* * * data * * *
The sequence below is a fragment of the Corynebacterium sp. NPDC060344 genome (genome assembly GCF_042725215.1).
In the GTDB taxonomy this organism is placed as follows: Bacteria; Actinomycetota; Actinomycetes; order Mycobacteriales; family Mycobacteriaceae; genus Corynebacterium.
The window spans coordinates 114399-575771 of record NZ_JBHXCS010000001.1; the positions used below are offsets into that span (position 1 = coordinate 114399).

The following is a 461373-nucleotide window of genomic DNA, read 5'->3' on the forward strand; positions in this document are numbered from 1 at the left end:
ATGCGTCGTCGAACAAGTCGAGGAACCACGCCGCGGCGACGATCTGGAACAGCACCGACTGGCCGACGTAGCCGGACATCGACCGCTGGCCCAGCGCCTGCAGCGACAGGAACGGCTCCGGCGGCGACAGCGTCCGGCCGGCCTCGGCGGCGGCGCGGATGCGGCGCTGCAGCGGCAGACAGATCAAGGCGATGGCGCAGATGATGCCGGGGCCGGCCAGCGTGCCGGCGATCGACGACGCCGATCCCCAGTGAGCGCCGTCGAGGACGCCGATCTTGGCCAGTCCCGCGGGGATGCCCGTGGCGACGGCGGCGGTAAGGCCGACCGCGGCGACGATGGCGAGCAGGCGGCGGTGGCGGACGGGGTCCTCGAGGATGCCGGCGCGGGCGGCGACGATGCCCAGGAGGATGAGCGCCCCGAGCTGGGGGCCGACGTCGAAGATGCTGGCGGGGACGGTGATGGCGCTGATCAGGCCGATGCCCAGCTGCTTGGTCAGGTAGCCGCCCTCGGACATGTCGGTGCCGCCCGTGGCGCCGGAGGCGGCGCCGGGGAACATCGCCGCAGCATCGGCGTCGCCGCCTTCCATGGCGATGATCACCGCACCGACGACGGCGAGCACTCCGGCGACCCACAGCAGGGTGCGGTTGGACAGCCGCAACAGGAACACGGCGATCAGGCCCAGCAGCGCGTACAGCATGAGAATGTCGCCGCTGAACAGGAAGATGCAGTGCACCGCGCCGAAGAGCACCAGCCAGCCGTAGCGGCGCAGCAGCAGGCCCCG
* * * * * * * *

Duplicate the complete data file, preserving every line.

The sequence below is a fragment of the Corynebacterium sp. NPDC060344 genome (genome assembly GCF_042725215.1).
In the GTDB taxonomy this organism is placed as follows: Bacteria; Actinomycetota; Actinomycetes; order Mycobacteriales; family Mycobacteriaceae; genus Corynebacterium.
The window spans coordinates 114399-575771 of record NZ_JBHXCS010000001.1; the positions used below are offsets into that span (position 1 = coordinate 114399).

The following is a 461373-nucleotide window of genomic DNA, read 5'->3' on the forward strand; positions in this document are numbered from 1 at the left end:
ATGCGTCGTCGAACAAGTCGAGGAACCACGCCGCGGCGACGATCTGGAACAGCACCGACTGGCCGACGTAGCCGGACATCGACCGCTGGCCCAGCGCCTGCAGCGACAGGAACGGCTCCGGCGGCGACAGCGTCCGGCCGGCCTCGGCGGCGGCGCGGATGCGGCGCTGCAGCGGCAGACAGATCAAGGCGATGGCGCAGATGATGCCGGGGCCGGCCAGCGTGCCGGCGATCGACGACGCCGATCCCCAGTGAGCGCCGTCGAGGACGCCGATCTTGGCCAGTCCCGCGGGGATGCCCGTGGCGACGGCGGCGGTAAGGCCGACCGCGGCGACGATGGCGAGCAGGCGGCGGTGGCGGACGGGGTCCTCGAGGATGCCGGCGCGGGCGGCGACGATGCCCAGGAGGATGAGCGCCCCGAGCTGGGGGCCGACGTCGAAGATGCTGGCGGGGACGGTGATGGCGCTGATCAGGCCGATGCCCAGCTGCTTGGTCAGGTAGCCGCCCTCGGACATGTCGGTGCCGCCCGTGGCGCCGGAGGCGGCGCCGGGGAACATCGCCGCAGCATCGGCGTCGCCGCCTTCCATGGCGATGATCACCGCACCGACGACGGCGAGCACTCCGGCGACCCACAGCAGGGTGCGGTTGGACAGCCGCAACAGGAACACGGCGATCAGGCCCAGCAGCGCGTACAGCATGAGAATGTCGCCGCTGAACAGGAAGATGCAGTGCACCGCGCCGAAGAGCACCAGCCAGCCGTAGCGGCGCAGCAGCAGGCCCCG